Sales and Production Budgets
Types of Budgeting
Although the smallest of small businesses may be able to compile a budget for the business in one document, other businesses commonly split up the budget into areas so that it is more manageable. Such areas will include sales, production, marketing and so on. Once these individual budgets have been created, they will all come together to create the master budget.
The following content will highlight some of the main areas of budgeting, how the budgets are compiled, and more importantly, how to use and control them. Not all budgets are listed, but by looking at the ones we have highlighted, it will become clear how other budgets will be compiled.
NOTE: It is important that you appreciate budgets are very specific and unique to individual businesses and therefore some of the content may be inappropriate for your particular business.
As a result, we have specified an alternative approach or highlighted which areas may not be applicable to certain businesses. You should use the following to get a general view of what budgeting is all about and to learn that further advice may be needed (from accountants) to understand the process in more detail.
1. The Sales Budget
Usually the first of all budgets to be compiled is the sales budget: this particular budget will be dependant for creating the others. For example, XYZ Ltd is expecting (budgeting) the following sales revenue in the next three months.
These figures will have been calculated by multiplying the expected number of sales by the selling price of the product. If you have close relations with a majority of your customers, you could contact them in advance to find out how much they are expecting to buy from you in the forthcoming budget period.
If you allow credit to customers, it is important that you put all credit sales in the month that you receive the money: not when you made the sale. For example, if you sell a product in January with two months credit, the revenue would be counted for in March and not January.
The above example is assuming the business sells products. If your business sells services, you would do the same by stating how much revenue you would expect to generate from each service.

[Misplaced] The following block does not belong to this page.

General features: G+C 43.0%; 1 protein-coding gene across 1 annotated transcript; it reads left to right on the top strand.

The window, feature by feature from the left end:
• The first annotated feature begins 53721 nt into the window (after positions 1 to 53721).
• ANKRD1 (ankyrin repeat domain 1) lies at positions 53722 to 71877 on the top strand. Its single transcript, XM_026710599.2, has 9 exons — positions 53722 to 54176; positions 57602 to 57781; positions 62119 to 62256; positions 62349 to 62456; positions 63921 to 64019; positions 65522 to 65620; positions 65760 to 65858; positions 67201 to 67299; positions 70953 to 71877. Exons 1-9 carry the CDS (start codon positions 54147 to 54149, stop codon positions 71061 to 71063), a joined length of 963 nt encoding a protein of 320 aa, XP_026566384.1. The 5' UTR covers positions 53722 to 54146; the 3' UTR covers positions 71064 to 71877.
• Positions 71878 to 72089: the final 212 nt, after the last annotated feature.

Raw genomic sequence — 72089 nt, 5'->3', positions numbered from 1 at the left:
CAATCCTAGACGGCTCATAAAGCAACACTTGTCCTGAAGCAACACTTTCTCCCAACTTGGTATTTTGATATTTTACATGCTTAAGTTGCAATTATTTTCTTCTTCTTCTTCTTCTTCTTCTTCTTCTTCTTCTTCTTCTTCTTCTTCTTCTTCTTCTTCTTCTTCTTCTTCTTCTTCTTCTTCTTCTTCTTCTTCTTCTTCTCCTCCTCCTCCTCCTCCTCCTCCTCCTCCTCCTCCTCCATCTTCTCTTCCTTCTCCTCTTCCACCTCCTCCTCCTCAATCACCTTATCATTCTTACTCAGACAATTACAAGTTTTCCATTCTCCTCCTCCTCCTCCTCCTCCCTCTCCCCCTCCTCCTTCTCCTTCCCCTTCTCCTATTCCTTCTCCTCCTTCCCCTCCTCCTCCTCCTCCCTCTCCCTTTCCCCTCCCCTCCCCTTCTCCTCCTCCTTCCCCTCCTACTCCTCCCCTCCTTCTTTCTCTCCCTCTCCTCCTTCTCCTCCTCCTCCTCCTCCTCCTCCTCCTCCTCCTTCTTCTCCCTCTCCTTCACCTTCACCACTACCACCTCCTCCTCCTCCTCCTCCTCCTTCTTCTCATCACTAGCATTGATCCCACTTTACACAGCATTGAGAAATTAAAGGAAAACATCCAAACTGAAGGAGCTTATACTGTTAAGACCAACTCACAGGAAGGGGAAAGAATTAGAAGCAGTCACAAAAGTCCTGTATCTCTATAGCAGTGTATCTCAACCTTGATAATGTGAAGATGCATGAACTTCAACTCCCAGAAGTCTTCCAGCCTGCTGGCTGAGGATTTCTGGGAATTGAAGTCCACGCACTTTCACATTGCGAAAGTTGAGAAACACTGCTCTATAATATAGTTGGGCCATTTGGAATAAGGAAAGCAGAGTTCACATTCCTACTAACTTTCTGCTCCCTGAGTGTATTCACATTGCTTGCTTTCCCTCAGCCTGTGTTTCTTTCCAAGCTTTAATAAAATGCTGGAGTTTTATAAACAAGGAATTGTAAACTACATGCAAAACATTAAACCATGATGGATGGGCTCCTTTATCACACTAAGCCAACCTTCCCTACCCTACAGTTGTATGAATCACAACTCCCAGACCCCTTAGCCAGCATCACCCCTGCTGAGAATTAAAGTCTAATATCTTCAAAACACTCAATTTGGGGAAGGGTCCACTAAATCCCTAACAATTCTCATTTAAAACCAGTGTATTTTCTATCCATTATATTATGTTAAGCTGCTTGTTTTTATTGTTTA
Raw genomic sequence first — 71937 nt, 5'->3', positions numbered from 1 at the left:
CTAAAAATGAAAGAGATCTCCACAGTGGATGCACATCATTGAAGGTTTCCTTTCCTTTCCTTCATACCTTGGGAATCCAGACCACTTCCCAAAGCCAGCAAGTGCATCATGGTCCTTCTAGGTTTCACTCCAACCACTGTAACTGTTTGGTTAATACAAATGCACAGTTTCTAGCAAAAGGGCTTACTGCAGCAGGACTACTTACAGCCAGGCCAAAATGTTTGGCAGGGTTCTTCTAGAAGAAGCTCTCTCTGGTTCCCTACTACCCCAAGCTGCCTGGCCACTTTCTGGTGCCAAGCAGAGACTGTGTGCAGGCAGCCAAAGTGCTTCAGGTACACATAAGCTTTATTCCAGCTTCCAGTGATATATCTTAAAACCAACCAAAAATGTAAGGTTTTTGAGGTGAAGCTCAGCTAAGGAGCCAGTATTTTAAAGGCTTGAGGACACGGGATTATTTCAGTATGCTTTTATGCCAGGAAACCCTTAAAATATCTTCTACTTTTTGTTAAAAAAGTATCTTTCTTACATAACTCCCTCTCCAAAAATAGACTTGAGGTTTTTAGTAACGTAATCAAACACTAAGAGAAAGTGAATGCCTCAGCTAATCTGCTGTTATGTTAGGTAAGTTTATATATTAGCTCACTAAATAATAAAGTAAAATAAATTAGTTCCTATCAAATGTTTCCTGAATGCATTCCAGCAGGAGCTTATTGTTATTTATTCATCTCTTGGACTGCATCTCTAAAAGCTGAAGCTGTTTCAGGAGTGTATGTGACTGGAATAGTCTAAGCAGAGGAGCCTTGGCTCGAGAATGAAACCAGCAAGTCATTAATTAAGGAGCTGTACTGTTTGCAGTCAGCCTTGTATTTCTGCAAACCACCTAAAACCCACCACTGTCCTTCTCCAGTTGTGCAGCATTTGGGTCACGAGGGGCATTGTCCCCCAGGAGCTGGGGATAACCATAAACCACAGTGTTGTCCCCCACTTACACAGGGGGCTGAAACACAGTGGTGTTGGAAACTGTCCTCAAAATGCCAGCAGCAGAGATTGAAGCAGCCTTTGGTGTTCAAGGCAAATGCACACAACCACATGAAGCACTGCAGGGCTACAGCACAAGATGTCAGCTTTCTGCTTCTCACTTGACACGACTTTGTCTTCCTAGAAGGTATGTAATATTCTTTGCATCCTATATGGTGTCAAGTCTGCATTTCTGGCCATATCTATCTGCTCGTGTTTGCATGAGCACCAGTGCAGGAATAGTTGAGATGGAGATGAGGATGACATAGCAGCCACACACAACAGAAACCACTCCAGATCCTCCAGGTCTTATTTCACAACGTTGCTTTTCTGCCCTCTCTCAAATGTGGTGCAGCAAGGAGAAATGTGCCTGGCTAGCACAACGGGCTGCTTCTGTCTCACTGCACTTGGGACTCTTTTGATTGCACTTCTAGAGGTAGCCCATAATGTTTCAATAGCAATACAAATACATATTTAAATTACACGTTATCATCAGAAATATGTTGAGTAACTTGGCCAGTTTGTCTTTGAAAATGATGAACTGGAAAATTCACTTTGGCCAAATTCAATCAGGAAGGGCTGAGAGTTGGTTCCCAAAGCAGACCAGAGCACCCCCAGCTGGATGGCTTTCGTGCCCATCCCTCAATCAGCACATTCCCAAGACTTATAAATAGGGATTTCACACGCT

2. The Production Budget
Again, this particular budget is assuming that the business is product orientated. Should your business be a service, you would use the same approach calling it an Operating Budget.
The production budget is made to ensure the business will meet the expected sales. This budget will be made for the proposed flow of stock using unit numbers instead of financial figures.
The production budget would be split up for the individual products/services if you supply more than one as in the sales budget example (product A, B and C). To prevent the need for individual commentary and illustrations for each (and hence longer content), we will assume that a business only sells one type of product.
|(No. of Units)||January||February||March|
+ Units Produced
Less Units Sold*
* Taken from proposed number of sales determined in the sales budget
This budget will be used to propose how much you will manufacture (or buy in from suppliers) so that you can compensate for the demand (identified on your sales budget). If your maximum capacity for producing stock was, say, 100 units for the month (due to available resources), it may not be necessary to produce this maximum (due to a lower demand) each month because it adds to expense and ties up finance.
If you expect a high demand during a certain month(s), it may be that your manufacturing capacity cannot compensate. In which case, you may budget to manufacture excess in the months where you do not manufacture the maximum so that you can build up your supplies for the expected months with high demand.
Alternatively, it may be a call to buy/hire more machinery/staff in that particular month to allow an increased capacity for production (Staff and Capital Expenditure Budget).
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